Art&Seek presents This Week in Texas Music History. Every week, we’ll spotlight a different moment and the musician who made it. This Week in Texas Music History, we’ll meet an opera singer who pulled herself up by her own bootstraps.
You can also hear This Week in Texas Music History on Sunday at precisely 6:04 p.m. on KERA radio. But subscribe to the podcast so you won’t miss an episode. And our thanks to KUT public radio in Austin for helping us bring this segment to you. And if you’re a music lover, be sure to check out Track by Track, the podcast from Paul Slavens, host of KXT’s The Paul Slavens Show, heard Sunday night’s at 8.
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On Sept. 22, 1920, Josephine Lucchese made her operatic debut. Born in 1893 into San Antonio’s famous Lucchese boot-making family, she learned mandolin at 6 and piano at 10 before starting vocal training at 15. In 1911, she moved to New York, where she made her public debut in 1920. Her career quickly took off, and audiences began flocking to hear her perform in the Barber of Seville and other classic operas.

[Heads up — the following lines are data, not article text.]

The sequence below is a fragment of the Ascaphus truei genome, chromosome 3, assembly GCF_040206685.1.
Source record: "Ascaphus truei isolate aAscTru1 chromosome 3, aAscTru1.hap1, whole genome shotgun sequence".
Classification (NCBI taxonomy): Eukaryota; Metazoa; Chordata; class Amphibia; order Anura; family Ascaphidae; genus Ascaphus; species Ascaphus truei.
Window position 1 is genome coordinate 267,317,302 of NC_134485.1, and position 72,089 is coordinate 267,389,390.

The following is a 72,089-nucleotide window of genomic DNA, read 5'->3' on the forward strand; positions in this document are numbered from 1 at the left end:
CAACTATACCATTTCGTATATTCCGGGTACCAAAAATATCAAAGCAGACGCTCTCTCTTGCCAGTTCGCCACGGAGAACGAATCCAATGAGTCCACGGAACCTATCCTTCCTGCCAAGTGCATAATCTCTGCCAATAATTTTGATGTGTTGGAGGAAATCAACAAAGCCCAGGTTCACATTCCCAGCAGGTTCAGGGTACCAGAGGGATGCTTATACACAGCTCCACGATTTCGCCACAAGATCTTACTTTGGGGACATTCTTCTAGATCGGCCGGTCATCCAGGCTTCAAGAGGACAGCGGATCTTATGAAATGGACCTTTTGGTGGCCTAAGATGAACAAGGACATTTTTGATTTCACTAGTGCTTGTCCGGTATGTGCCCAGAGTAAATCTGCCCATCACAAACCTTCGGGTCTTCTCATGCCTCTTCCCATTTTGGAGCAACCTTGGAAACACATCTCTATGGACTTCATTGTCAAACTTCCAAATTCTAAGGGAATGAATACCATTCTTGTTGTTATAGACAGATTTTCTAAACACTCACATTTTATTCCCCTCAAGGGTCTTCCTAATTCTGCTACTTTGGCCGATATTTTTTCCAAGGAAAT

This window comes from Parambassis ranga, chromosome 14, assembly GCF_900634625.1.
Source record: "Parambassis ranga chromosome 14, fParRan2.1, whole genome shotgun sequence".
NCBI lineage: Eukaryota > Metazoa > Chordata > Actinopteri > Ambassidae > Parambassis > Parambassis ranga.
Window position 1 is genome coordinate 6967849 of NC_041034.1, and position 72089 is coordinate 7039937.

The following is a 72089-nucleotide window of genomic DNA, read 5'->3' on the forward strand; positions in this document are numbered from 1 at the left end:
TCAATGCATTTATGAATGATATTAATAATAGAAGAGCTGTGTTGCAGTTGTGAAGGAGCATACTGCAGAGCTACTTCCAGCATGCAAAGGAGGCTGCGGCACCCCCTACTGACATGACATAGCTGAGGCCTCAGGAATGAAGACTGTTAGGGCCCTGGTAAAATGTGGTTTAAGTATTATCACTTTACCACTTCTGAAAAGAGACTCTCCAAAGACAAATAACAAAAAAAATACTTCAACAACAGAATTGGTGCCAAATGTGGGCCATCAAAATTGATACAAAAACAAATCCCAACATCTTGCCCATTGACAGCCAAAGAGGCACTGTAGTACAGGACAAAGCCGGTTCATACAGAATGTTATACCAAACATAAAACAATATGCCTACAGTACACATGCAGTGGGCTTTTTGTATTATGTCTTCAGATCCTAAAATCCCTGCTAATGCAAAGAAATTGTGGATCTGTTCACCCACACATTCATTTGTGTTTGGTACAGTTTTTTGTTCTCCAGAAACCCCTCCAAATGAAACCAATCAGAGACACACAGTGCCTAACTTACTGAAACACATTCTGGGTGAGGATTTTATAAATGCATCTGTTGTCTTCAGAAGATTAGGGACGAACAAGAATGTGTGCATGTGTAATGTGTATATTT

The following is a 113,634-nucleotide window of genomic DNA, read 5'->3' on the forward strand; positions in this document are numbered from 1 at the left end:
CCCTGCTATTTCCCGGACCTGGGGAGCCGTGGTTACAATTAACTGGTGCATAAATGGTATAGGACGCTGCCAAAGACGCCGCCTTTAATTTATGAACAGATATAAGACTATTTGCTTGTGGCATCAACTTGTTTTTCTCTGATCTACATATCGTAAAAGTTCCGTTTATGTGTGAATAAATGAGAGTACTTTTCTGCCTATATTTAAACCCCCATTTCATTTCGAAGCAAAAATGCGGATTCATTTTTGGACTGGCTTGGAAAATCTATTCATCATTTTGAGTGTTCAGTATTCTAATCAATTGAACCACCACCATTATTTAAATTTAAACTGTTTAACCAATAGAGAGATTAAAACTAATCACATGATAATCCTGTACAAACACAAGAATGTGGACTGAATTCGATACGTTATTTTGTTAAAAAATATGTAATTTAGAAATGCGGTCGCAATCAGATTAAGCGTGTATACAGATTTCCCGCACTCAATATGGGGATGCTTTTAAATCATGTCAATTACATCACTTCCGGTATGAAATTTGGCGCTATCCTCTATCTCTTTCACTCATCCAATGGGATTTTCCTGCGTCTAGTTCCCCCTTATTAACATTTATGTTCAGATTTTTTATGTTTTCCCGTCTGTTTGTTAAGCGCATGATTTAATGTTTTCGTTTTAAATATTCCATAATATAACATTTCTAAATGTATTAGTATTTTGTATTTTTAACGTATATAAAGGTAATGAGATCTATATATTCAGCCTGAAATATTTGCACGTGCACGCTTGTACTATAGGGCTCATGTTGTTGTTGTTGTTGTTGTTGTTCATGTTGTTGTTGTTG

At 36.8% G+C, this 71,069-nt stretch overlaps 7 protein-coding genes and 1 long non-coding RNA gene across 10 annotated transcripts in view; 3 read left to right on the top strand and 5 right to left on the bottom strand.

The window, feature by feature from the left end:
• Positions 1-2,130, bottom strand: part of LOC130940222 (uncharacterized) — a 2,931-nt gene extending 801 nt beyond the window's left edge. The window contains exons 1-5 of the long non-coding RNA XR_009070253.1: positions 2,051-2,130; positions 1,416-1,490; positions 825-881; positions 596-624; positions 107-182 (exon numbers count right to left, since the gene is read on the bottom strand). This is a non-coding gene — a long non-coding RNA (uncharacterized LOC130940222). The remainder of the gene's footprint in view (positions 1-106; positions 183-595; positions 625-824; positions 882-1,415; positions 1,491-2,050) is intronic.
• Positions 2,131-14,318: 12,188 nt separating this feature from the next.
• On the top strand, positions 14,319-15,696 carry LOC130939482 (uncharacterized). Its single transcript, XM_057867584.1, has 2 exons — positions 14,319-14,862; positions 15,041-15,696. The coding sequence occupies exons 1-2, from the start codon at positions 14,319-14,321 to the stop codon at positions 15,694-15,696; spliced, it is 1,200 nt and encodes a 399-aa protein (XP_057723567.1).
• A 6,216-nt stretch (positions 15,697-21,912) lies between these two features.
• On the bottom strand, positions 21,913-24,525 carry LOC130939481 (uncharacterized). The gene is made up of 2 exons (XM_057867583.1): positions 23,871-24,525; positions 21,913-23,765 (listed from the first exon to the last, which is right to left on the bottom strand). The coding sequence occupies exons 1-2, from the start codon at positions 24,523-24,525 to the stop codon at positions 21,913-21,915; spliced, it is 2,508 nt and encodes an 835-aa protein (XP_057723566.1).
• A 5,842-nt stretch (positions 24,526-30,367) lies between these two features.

Josephine Lucchese was a trailblazer, in part because she was one of the few successful opera singers at that time who was not trained in Europe. Eventually, Lucchese moved to Austin, where she taught at the University of Texas from 1956 to 1968. She died in San Antonio in 1974.
Next time on This Week in Texas Music History, we’ll meet a man with a voice as big as Texas.